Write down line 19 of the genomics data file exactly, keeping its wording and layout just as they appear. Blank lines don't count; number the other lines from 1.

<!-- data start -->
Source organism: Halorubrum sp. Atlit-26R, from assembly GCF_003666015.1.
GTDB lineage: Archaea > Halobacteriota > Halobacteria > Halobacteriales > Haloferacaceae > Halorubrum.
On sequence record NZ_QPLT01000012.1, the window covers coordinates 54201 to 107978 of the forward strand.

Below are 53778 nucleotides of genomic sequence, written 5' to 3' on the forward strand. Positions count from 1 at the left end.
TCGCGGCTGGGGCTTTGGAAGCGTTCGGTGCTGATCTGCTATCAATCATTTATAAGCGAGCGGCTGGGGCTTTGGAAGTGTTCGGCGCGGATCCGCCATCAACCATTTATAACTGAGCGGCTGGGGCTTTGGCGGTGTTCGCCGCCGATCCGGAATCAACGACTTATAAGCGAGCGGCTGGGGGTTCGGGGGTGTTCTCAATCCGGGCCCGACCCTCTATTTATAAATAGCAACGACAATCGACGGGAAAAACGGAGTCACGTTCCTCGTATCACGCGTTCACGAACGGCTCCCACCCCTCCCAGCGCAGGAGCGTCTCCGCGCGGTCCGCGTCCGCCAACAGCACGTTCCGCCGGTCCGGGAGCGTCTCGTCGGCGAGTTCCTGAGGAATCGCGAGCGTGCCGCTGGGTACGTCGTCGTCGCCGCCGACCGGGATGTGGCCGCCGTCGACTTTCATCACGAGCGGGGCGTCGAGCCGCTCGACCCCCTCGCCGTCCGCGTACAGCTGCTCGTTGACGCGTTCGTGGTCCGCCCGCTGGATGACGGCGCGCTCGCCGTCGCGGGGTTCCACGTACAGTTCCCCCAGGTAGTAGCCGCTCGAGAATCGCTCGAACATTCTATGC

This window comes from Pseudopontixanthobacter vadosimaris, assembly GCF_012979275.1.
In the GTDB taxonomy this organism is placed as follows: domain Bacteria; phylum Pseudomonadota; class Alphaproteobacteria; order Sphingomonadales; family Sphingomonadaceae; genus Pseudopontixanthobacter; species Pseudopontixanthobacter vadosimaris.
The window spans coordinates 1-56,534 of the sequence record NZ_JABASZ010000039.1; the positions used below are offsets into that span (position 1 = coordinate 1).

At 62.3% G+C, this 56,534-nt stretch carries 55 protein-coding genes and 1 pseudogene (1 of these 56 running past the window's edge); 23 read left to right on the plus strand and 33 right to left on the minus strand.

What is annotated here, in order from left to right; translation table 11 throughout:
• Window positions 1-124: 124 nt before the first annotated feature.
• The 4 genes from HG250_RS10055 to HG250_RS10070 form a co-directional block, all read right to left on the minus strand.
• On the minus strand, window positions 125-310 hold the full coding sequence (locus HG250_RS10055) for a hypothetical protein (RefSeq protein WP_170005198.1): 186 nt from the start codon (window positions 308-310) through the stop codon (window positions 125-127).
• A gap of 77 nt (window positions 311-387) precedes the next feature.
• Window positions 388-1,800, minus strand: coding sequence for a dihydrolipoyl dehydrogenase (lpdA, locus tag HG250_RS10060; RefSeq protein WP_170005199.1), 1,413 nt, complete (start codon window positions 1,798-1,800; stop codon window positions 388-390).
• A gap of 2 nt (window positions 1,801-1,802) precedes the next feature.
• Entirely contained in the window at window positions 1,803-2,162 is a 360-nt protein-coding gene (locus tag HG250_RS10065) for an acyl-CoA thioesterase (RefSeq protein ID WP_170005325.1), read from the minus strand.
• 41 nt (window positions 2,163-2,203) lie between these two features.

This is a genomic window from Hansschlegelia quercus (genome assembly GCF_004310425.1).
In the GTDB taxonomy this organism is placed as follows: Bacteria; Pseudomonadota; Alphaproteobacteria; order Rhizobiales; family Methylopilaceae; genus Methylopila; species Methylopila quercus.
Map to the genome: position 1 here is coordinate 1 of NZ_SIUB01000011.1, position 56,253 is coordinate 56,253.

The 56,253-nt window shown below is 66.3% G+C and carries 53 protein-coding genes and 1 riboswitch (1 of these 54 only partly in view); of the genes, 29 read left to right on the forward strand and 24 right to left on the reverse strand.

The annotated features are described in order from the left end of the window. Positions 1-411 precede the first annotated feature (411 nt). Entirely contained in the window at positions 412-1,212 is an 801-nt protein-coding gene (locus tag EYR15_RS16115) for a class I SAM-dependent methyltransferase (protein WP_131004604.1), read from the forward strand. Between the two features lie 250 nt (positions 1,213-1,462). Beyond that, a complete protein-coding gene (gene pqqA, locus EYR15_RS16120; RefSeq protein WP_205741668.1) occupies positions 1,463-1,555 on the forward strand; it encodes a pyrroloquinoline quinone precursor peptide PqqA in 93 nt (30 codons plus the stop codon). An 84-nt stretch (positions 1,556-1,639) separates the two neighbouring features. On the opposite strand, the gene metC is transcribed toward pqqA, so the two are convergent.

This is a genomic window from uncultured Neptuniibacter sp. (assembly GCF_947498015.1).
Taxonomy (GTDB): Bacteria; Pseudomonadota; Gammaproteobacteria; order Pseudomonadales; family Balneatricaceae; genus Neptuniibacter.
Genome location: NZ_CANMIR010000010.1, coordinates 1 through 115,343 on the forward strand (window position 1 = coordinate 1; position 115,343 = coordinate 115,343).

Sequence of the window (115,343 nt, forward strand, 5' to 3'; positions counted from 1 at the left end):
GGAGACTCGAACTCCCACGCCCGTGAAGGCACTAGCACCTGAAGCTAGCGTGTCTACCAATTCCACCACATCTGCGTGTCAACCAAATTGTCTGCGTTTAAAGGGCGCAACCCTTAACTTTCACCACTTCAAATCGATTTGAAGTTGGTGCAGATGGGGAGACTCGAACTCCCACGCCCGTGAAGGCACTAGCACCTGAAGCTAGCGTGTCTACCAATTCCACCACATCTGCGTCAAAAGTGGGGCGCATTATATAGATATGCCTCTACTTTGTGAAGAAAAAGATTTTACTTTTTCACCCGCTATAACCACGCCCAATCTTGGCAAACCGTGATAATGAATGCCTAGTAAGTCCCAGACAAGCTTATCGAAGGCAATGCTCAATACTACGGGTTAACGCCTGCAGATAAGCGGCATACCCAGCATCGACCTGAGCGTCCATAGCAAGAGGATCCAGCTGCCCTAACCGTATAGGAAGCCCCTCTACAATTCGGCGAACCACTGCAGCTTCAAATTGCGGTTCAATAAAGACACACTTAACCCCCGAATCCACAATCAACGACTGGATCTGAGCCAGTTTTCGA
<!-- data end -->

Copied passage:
This is a genomic window from Hansschlegelia quercus (genome assembly GCF_004310425.1).